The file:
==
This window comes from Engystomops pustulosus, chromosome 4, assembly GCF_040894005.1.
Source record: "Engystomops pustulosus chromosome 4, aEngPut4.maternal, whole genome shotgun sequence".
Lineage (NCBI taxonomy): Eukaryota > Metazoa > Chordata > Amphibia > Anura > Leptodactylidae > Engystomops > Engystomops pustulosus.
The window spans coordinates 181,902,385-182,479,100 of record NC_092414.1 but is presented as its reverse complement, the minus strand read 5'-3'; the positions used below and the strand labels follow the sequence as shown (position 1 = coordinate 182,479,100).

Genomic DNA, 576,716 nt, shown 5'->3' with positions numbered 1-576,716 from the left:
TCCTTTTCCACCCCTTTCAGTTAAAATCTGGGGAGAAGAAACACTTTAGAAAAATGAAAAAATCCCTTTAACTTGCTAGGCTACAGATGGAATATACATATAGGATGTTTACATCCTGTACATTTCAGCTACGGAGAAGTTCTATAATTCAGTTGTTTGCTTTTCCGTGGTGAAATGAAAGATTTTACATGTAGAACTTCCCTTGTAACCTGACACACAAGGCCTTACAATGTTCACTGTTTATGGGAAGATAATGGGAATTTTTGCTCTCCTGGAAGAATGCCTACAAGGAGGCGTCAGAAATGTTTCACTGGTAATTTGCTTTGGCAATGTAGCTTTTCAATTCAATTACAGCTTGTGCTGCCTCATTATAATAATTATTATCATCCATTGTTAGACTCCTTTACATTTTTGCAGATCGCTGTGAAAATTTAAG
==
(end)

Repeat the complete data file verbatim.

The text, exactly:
This window comes from Engystomops pustulosus, chromosome 4, assembly GCF_040894005.1.
Source record: "Engystomops pustulosus chromosome 4, aEngPut4.maternal, whole genome shotgun sequence".
Lineage (NCBI taxonomy): Eukaryota > Metazoa > Chordata > Amphibia > Anura > Leptodactylidae > Engystomops > Engystomops pustulosus.
The window spans coordinates 181,902,385-182,479,100 of record NC_092414.1 but is presented as its reverse complement, the minus strand read 5'-3'; the positions used below and the strand labels follow the sequence as shown (position 1 = coordinate 182,479,100).

Genomic DNA, 576,716 nt, shown 5'->3' with positions numbered 1-576,716 from the left:
TCCTTTTCCACCCCTTTCAGTTAAAATCTGGGGAGAAGAAACACTTTAGAAAAATGAAAAAATCCCTTTAACTTGCTAGGCTACAGATGGAATATACATATAGGATGTTTACATCCTGTACATTTCAGCTACGGAGAAGTTCTATAATTCAGTTGTTTGCTTTTCCGTGGTGAAATGAAAGATTTTACATGTAGAACTTCCCTTGTAACCTGACACACAAGGCCTTACAATGTTCACTGTTTATGGGAAGATAATGGGAATTTTTGCTCTCCTGGAAGAATGCCTACAAGGAGGCGTCAGAAATGTTTCACTGGTAATTTGCTTTGGCAATGTAGCTTTTCAATTCAATTACAGCTTGTGCTGCCTCATTATAATAATTATTATCATCCATTGTTAGACTCCTTTACATTTTTGCAGATCGCTGTGAAAATTTAAG